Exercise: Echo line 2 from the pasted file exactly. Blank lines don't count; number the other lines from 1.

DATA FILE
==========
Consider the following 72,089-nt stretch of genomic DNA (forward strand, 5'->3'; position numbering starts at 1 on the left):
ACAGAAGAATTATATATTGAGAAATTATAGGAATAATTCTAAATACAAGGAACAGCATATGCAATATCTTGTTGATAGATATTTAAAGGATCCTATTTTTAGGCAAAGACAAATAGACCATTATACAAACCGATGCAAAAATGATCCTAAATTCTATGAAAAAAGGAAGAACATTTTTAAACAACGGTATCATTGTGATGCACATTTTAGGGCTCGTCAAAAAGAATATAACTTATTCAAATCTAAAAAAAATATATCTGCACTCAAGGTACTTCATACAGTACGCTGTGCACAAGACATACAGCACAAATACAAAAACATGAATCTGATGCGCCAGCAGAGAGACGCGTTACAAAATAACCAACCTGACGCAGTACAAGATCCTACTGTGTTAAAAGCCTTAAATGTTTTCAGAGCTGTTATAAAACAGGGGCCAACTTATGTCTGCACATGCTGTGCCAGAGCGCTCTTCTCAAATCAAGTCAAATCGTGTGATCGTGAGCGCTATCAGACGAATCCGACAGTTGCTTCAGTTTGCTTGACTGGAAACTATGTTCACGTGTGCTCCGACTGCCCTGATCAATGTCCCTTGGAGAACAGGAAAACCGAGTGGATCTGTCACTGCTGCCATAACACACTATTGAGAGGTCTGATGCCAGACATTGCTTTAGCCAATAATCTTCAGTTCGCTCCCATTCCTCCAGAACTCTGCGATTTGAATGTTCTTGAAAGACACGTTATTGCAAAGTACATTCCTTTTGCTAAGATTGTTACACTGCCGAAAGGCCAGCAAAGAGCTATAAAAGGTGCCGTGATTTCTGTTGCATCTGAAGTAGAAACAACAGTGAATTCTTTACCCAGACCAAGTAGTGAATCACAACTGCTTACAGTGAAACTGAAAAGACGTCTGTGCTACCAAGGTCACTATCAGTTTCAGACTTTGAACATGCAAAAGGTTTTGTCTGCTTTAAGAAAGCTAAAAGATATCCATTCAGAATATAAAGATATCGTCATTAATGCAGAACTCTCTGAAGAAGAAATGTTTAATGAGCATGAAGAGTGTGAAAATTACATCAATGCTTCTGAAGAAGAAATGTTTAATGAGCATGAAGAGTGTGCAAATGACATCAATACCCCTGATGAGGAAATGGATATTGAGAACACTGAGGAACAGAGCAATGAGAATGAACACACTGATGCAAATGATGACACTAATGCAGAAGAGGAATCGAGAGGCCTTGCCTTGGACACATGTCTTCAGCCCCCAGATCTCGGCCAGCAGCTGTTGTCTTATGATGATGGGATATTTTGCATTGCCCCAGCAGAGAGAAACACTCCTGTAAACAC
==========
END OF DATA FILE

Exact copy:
ACAGAAGAATTATATATTGAGAAATTATAGGAATAATTCTAAATACAAGGAACAGCATATGCAATATCTTGTTGATAGATATTTAAAGGATCCTATTTTTAGGCAAAGACAAATAGACCATTATACAAACCGATGCAAAAATGATCCTAAATTCTATGAAAAAAGGAAGAACATTTTTAAACAACGGTATCATTGTGATGCACATTTTAGGGCTCGTCAAAAAGAATATAACTTATTCAAATCTAAAAAAAATATATCTGCACTCAAGGTACTTCATACAGTACGCTGTGCACAAGACATACAGCACAAATACAAAAACATGAATCTGATGCGCCAGCAGAGAGACGCGTTACAAAATAACCAACCTGACGCAGTACAAGATCCTACTGTGTTAAAAGCCTTAAATGTTTTCAGAGCTGTTATAAAACAGGGGCCAACTTATGTCTGCACATGCTGTGCCAGAGCGCTCTTCTCAAATCAAGTCAAATCGTGTGATCGTGAGCGCTATCAGACGAATCCGACAGTTGCTTCAGTTTGCTTGACTGGAAACTATGTTCACGTGTGCTCCGACTGCCCTGATCAATGTCCCTTGGAGAACAGGAAAACCGAGTGGATCTGTCACTGCTGCCATAACACACTATTGAGAGGTCTGATGCCAGACATTGCTTTAGCCAATAATCTTCAGTTCGCTCCCATTCCTCCAGAACTCTGCGATTTGAATGTTCTTGAAAGACACGTTATTGCAAAGTACATTCCTTTTGCTAAGATTGTTACACTGCCGAAAGGCCAGCAAAGAGCTATAAAAGGTGCCGTGATTTCTGTTGCATCTGAAGTAGAAACAACAGTGAATTCTTTACCCAGACCAAGTAGTGAATCACAACTGCTTACAGTGAAACTGAAAAGACGTCTGTGCTACCAAGGTCACTATCAGTTTCAGACTTTGAACATGCAAAAGGTTTTGTCTGCTTTAAGAAAGCTAAAAGATATCCATTCAGAATATAAAGATATCGTCATTAATGCAGAACTCTCTGAAGAAGAAATGTTTAATGAGCATGAAGAGTGTGAAAATTACATCAATGCTTCTGAAGAAGAAATGTTTAATGAGCATGAAGAGTGTGCAAATGACATCAATACCCCTGATGAGGAAATGGATATTGAGAACACTGAGGAACAGAGCAATGAGAATGAACACACTGATGCAAATGATGACACTAATGCAGAAGAGGAATCGAGAGGCCTTGCCTTGGACACATGTCTTCAGCCCCCAGATCTCGGCCAGCAGCTGTTGTCTTATGATGATGGGATATTTTGCATTGCCCCAGCAGAGAGAAACACTCCTGTAAACAC